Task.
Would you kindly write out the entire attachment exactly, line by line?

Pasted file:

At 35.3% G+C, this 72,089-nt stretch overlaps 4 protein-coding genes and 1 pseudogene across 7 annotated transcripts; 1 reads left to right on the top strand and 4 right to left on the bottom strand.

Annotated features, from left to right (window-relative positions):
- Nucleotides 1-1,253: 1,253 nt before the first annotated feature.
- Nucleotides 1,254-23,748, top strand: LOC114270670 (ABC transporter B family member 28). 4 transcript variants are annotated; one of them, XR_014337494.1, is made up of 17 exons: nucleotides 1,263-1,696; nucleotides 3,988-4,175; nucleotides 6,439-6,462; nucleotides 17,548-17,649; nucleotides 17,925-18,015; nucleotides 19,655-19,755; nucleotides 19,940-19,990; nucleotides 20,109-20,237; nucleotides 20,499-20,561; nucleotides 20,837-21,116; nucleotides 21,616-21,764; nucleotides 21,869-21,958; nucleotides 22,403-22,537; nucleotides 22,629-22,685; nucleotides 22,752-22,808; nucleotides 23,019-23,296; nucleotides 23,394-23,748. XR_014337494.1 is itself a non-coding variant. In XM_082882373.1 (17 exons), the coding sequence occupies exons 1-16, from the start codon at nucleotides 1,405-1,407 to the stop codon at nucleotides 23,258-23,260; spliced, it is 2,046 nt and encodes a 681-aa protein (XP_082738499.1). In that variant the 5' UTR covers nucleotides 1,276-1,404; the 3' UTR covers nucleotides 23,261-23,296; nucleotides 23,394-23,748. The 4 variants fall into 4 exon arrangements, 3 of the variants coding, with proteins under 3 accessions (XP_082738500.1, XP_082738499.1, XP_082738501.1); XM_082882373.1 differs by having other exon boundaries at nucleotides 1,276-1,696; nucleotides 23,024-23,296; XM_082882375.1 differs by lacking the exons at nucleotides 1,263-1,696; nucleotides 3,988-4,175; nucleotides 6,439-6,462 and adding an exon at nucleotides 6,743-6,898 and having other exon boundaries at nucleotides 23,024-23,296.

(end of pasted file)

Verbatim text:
At 35.3% G+C, this 72,089-nt stretch overlaps 4 protein-coding genes and 1 pseudogene across 7 annotated transcripts; 1 reads left to right on the top strand and 4 right to left on the bottom strand.

Annotated features, from left to right (window-relative positions):
- Nucleotides 1-1,253: 1,253 nt before the first annotated feature.
- Nucleotides 1,254-23,748, top strand: LOC114270670 (ABC transporter B family member 28). 4 transcript variants are annotated; one of them, XR_014337494.1, is made up of 17 exons: nucleotides 1,263-1,696; nucleotides 3,988-4,175; nucleotides 6,439-6,462; nucleotides 17,548-17,649; nucleotides 17,925-18,015; nucleotides 19,655-19,755; nucleotides 19,940-19,990; nucleotides 20,109-20,237; nucleotides 20,499-20,561; nucleotides 20,837-21,116; nucleotides 21,616-21,764; nucleotides 21,869-21,958; nucleotides 22,403-22,537; nucleotides 22,629-22,685; nucleotides 22,752-22,808; nucleotides 23,019-23,296; nucleotides 23,394-23,748. XR_014337494.1 is itself a non-coding variant. In XM_082882373.1 (17 exons), the coding sequence occupies exons 1-16, from the start codon at nucleotides 1,405-1,407 to the stop codon at nucleotides 23,258-23,260; spliced, it is 2,046 nt and encodes a 681-aa protein (XP_082738499.1). In that variant the 5' UTR covers nucleotides 1,276-1,404; the 3' UTR covers nucleotides 23,261-23,296; nucleotides 23,394-23,748. The 4 variants fall into 4 exon arrangements, 3 of the variants coding, with proteins under 3 accessions (XP_082738500.1, XP_082738499.1, XP_082738501.1); XM_082882373.1 differs by having other exon boundaries at nucleotides 1,276-1,696; nucleotides 23,024-23,296; XM_082882375.1 differs by lacking the exons at nucleotides 1,263-1,696; nucleotides 3,988-4,175; nucleotides 6,439-6,462 and adding an exon at nucleotides 6,743-6,898 and having other exon boundaries at nucleotides 23,024-23,296.